Aug 24

Peach Pie Day

Peaches
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"The ripest peach is highest on the tree." ~ James Whitcomb Riley (1849-1916)

Peach and nectarines are the same species, even though they are regarded commercially as different fruits. In contrast to peaches, whose fruits present the characteristic fuzz on the skin, nectarines are the result of a recessive genetic allele, whereas peaches are produced from a dominant allele for fuzzy skin.

The peach (Prunus persica) is a deciduous tree native to the region of Northwest China between the Tarim Basin and the north slopes of the Kunlun Shan mountains, where it was first domesticated and cultivated.  It bears an edible juicy fruit called a peach or a nectarine.

The peach belongs to the genus Prunus which includes the cherryapricotalmond and plum, in the rose family.

 

Peach and nectarines are the same species, even though they are regarded commercially as different fruits. In contrast to peaches, whose fruits present the characteristic fuzz on the skin, nectarines are the result of a recessive genetic allele, whereas peaches are produced from a dominant allele for fuzzy skin.

Peach blossoms are highly prized in Chinese culture. The ancient Chinese believed the peach to possess more vitality than any other tree because their blossoms appear before leaves sprout. When early rulers of China visited their territories, they were preceded by sorcerers armed with peach rods to protect them from spectral evils. On New Year's Eve, local magistrates would cut peach wood branches and place them over their doors to protect against evil influences.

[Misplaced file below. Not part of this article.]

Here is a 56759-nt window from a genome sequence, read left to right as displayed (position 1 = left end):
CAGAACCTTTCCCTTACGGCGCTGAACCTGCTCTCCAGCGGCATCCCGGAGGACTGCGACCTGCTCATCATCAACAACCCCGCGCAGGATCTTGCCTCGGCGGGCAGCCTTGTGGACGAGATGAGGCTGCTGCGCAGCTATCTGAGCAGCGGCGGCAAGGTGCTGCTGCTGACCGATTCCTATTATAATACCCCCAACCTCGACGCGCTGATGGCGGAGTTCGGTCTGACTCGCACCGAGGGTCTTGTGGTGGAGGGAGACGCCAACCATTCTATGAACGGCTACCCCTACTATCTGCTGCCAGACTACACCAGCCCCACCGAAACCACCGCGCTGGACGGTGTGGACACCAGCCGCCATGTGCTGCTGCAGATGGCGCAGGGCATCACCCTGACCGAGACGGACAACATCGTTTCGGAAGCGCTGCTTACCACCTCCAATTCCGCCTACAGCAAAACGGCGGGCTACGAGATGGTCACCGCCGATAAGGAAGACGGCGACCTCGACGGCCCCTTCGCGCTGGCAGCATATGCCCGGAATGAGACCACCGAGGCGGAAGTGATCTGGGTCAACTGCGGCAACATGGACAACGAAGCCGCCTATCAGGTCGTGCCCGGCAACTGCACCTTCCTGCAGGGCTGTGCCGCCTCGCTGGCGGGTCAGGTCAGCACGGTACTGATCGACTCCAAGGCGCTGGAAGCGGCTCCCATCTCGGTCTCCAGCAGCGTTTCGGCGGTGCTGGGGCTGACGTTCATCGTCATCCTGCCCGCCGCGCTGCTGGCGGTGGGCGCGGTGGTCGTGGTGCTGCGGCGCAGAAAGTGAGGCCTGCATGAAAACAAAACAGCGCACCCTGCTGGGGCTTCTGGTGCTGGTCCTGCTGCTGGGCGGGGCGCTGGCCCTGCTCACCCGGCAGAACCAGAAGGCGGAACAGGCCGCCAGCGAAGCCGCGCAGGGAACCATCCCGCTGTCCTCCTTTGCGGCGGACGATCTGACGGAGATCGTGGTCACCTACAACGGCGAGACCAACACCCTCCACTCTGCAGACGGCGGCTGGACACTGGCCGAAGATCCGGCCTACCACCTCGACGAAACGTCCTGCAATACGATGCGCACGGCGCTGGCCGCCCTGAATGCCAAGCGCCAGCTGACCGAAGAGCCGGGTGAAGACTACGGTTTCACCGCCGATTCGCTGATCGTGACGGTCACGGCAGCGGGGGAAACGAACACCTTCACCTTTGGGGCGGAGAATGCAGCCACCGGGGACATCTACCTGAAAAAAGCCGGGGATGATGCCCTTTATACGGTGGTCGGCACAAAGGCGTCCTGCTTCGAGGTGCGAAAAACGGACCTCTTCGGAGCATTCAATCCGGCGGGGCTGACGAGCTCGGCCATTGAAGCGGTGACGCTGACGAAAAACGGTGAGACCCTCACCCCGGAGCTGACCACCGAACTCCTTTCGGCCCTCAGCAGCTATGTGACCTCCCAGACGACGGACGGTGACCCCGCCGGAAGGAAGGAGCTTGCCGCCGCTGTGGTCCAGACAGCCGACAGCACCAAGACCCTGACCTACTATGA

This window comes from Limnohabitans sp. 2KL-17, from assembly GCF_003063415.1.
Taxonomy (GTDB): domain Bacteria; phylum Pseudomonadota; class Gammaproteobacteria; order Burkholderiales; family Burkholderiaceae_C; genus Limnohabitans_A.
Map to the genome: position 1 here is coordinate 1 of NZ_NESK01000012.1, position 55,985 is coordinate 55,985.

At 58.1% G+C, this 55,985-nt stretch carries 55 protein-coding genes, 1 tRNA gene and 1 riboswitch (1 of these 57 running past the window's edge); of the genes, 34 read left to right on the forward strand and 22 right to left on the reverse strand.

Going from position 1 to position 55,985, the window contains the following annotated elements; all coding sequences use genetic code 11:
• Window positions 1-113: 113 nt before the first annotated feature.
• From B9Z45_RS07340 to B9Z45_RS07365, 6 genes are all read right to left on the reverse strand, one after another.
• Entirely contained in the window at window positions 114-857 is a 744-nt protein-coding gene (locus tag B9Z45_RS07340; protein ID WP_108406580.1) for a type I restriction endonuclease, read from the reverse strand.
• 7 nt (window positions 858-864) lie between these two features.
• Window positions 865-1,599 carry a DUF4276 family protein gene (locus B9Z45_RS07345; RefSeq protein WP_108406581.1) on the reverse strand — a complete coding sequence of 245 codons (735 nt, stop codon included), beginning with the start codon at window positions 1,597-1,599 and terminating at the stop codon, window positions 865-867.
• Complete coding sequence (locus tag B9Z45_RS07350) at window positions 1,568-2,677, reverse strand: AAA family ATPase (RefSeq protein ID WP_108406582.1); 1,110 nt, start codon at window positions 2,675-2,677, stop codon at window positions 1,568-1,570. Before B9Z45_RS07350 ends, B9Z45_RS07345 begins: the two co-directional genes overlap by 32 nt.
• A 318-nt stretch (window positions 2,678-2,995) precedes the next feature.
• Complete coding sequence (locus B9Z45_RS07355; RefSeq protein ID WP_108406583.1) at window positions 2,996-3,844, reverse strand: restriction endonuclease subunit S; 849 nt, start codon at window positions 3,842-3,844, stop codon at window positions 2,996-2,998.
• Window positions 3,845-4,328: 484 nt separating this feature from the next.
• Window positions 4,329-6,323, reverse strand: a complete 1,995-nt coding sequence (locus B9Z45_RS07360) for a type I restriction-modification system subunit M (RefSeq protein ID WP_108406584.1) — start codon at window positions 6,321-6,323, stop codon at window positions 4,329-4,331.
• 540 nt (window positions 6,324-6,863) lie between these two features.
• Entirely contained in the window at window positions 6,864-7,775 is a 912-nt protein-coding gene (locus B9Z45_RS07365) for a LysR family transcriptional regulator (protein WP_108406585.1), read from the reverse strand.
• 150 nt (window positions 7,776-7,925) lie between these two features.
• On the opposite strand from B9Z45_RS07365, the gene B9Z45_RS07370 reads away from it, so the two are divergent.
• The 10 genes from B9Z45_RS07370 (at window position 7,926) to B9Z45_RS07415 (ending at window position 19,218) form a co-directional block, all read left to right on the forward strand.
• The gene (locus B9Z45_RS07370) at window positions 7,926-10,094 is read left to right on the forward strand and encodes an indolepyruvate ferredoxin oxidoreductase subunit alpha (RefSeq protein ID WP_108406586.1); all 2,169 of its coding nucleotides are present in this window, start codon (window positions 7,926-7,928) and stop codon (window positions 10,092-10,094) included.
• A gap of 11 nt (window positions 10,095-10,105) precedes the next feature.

By designer Carol A.L. Martin, this tartan uses the rich colours of ripe peaches in season.

For a recipe for Brown Sugar Peach Pie from Sally's Baking Addiction, click the peaches.   Even the picture of the pie slice itself (a la mode) is delicious!

Officially registered tartan graphics on this site courtesy of The Scottish Tartans Authority.  Other tartans from talented tartan artists may also be featured.

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